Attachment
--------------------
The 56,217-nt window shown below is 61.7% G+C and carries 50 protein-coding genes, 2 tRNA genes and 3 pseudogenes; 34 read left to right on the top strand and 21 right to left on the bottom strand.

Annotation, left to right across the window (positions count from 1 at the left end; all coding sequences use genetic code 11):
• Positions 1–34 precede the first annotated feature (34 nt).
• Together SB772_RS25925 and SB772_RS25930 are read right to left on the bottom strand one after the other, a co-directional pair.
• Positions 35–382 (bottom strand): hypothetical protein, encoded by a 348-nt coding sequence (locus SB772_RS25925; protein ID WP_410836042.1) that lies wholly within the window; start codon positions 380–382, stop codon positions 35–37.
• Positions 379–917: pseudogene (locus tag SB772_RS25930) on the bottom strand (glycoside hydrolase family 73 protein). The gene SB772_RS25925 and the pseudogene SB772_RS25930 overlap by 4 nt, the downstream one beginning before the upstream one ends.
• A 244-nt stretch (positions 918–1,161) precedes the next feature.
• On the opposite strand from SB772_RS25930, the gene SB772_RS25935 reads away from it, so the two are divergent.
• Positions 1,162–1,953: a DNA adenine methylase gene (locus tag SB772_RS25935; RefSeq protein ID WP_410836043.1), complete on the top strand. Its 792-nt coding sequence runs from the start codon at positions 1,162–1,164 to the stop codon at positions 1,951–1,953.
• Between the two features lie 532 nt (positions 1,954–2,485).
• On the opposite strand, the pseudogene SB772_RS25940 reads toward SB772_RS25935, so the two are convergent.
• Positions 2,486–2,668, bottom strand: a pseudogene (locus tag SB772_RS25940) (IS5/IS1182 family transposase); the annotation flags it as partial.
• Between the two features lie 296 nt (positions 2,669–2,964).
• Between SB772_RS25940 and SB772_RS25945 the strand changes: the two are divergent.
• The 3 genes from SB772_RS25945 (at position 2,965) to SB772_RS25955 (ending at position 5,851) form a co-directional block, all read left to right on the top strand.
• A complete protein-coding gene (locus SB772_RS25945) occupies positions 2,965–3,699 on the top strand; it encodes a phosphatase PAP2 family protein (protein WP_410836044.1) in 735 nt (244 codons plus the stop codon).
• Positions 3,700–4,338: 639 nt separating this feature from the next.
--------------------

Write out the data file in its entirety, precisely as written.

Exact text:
The 56,217-nt window shown below is 61.7% G+C and carries 50 protein-coding genes, 2 tRNA genes and 3 pseudogenes; 34 read left to right on the top strand and 21 right to left on the bottom strand.

Annotation, left to right across the window (positions count from 1 at the left end; all coding sequences use genetic code 11):
• Positions 1–34 precede the first annotated feature (34 nt).
• Together SB772_RS25925 and SB772_RS25930 are read right to left on the bottom strand one after the other, a co-directional pair.
• Positions 35–382 (bottom strand): hypothetical protein, encoded by a 348-nt coding sequence (locus SB772_RS25925; protein ID WP_410836042.1) that lies wholly within the window; start codon positions 380–382, stop codon positions 35–37.
• Positions 379–917: pseudogene (locus tag SB772_RS25930) on the bottom strand (glycoside hydrolase family 73 protein). The gene SB772_RS25925 and the pseudogene SB772_RS25930 overlap by 4 nt, the downstream one beginning before the upstream one ends.
• A 244-nt stretch (positions 918–1,161) precedes the next feature.
• On the opposite strand from SB772_RS25930, the gene SB772_RS25935 reads away from it, so the two are divergent.
• Positions 1,162–1,953: a DNA adenine methylase gene (locus tag SB772_RS25935; RefSeq protein ID WP_410836043.1), complete on the top strand. Its 792-nt coding sequence runs from the start codon at positions 1,162–1,164 to the stop codon at positions 1,951–1,953.
• Between the two features lie 532 nt (positions 1,954–2,485).
• On the opposite strand, the pseudogene SB772_RS25940 reads toward SB772_RS25935, so the two are convergent.
• Positions 2,486–2,668, bottom strand: a pseudogene (locus tag SB772_RS25940) (IS5/IS1182 family transposase); the annotation flags it as partial.
• Between the two features lie 296 nt (positions 2,669–2,964).
• Between SB772_RS25940 and SB772_RS25945 the strand changes: the two are divergent.
• The 3 genes from SB772_RS25945 (at position 2,965) to SB772_RS25955 (ending at position 5,851) form a co-directional block, all read left to right on the top strand.
• A complete protein-coding gene (locus SB772_RS25945) occupies positions 2,965–3,699 on the top strand; it encodes a phosphatase PAP2 family protein (protein WP_410836044.1) in 735 nt (244 codons plus the stop codon).
• Positions 3,700–4,338: 639 nt separating this feature from the next.